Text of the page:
Political scientist Peter Wickham has led a strident attack on the trade unions here, accusing them of committing the “unforgivable sin” of abandoning their membership in difficult times.
Addressing the 42nd annual general conference of the Barbados Union of Teachers at Almond Bay Conference Centre last night, Wickham contended that there had been a breakdown of trust between the unions and workers.
And he pointed an accusing finger at the movement, which he said had lost focus in its attempt to be politically and socially conscientious, and no longer rushed to workers’ defence.
His comments came about a week after industrial action rocked the island affecting business at the two main ports of entry.
“Sadly, in many of your efforts to remain politically and socially responsible, you have abandoned your members at a time when they need you most and this to me is an unforgiveable sin,” said Wickham.
“There are, of course, others who can and will forgive you but you have to work to regain their trust. I think that this is an effort where you would need to recommit yourselves to in years to come, that is if trade unionism in Barbados is to recover from this low point,” he said.
Speaking on the topic, Mobilizing Young Workers: Key to the Future of Trade Unions, the political scientist warned that the issue of trust would be the greatest challenge facing the trade union movement.
He urged union leaders to move swiftly to put out every industrial relation fire that they faced from now on because “you are being judged and watched by members and potential members”.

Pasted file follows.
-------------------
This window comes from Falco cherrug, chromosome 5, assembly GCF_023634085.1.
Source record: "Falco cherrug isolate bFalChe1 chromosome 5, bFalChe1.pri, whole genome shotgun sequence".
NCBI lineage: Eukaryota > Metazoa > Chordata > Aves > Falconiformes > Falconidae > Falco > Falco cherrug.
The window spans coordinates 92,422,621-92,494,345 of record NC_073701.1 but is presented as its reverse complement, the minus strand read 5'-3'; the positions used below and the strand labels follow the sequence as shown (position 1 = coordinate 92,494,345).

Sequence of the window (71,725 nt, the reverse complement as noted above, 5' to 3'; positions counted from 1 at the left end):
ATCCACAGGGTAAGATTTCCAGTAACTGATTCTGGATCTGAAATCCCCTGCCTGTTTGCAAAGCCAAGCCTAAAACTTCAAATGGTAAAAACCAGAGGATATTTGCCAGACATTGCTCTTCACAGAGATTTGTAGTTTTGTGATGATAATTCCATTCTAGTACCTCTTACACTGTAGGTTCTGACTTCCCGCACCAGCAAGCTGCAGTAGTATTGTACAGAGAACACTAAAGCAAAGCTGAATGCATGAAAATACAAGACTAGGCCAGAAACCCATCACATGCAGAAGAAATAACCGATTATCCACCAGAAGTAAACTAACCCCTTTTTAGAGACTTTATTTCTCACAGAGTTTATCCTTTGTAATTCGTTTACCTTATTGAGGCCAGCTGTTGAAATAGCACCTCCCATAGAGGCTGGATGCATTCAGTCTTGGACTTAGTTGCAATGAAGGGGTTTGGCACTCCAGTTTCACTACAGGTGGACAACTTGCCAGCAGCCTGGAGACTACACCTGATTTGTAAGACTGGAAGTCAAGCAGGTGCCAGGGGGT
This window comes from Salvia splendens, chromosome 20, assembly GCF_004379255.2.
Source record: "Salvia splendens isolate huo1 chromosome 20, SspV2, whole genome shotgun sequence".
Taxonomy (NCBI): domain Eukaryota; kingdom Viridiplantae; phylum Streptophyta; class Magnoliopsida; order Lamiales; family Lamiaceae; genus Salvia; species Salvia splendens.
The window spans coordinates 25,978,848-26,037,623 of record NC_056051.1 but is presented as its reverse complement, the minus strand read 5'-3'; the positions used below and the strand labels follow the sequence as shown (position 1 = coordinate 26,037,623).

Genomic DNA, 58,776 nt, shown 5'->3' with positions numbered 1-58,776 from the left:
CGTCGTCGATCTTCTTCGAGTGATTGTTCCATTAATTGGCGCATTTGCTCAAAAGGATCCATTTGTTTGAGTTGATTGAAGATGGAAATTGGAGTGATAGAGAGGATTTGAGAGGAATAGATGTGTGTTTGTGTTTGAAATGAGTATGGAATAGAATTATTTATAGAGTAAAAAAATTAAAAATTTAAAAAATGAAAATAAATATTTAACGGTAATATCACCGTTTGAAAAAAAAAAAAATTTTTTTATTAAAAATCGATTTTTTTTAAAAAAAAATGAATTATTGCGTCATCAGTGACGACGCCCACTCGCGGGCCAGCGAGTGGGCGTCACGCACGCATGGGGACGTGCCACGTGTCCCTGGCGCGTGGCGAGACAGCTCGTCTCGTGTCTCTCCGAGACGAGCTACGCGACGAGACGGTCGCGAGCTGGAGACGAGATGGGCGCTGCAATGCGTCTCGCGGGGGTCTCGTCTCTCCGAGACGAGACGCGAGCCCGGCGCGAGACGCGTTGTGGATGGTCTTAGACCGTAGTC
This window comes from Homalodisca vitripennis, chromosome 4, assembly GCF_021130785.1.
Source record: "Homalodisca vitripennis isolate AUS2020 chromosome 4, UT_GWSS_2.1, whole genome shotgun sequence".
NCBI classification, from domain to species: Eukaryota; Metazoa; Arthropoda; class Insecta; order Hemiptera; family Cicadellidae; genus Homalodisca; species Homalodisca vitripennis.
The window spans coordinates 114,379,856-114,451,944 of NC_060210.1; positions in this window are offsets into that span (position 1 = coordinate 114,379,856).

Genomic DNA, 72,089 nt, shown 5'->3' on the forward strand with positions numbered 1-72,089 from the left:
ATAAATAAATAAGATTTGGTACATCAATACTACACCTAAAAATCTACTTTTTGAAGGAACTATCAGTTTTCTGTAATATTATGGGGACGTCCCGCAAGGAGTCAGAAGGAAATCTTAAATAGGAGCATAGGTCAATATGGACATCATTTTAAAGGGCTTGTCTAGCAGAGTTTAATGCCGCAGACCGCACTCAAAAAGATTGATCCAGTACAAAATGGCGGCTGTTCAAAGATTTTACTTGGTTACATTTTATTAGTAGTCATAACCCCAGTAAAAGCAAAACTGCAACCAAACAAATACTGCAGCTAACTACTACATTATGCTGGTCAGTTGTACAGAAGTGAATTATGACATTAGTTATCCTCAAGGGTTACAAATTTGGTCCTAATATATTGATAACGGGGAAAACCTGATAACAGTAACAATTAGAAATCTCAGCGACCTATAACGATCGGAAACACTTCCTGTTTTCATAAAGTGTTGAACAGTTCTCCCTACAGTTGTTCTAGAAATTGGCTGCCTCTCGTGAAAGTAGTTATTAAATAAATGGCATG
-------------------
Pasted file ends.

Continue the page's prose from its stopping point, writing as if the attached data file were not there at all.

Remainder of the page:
Wickham added that in order for the workers’ representatives to remain relevant they needed to identify constructive issues on which to engage
The Director of Caribbean Development Research Services (CADRES) also spoke of a breakdown of trust between Government and the general population, arguing that the situation
had deteriorated gravely over the past three years.
“Nowhere that I have worked have I seen the breakdown of trust between the Government and the people, that I have seen here in Barbados.
“If you understand the nature of the problem that we have in Barbados then you would also understand the extent to which it would impact on all of us especially those of you in the trade union movement,” he maintained.
He argued that in the past Barbados had among the best run governments in the English speaking Caribbean, mainly because of the “unusually high level of trust” that existed between the governed and the various administrations.
“[However], I am sure very few would deny that this is no longer the case and moreover very few of you would deny the rapidity to which this change has taken place also reflects the extent to which the relationship of trust has been fractured,” Wickham said. (DB)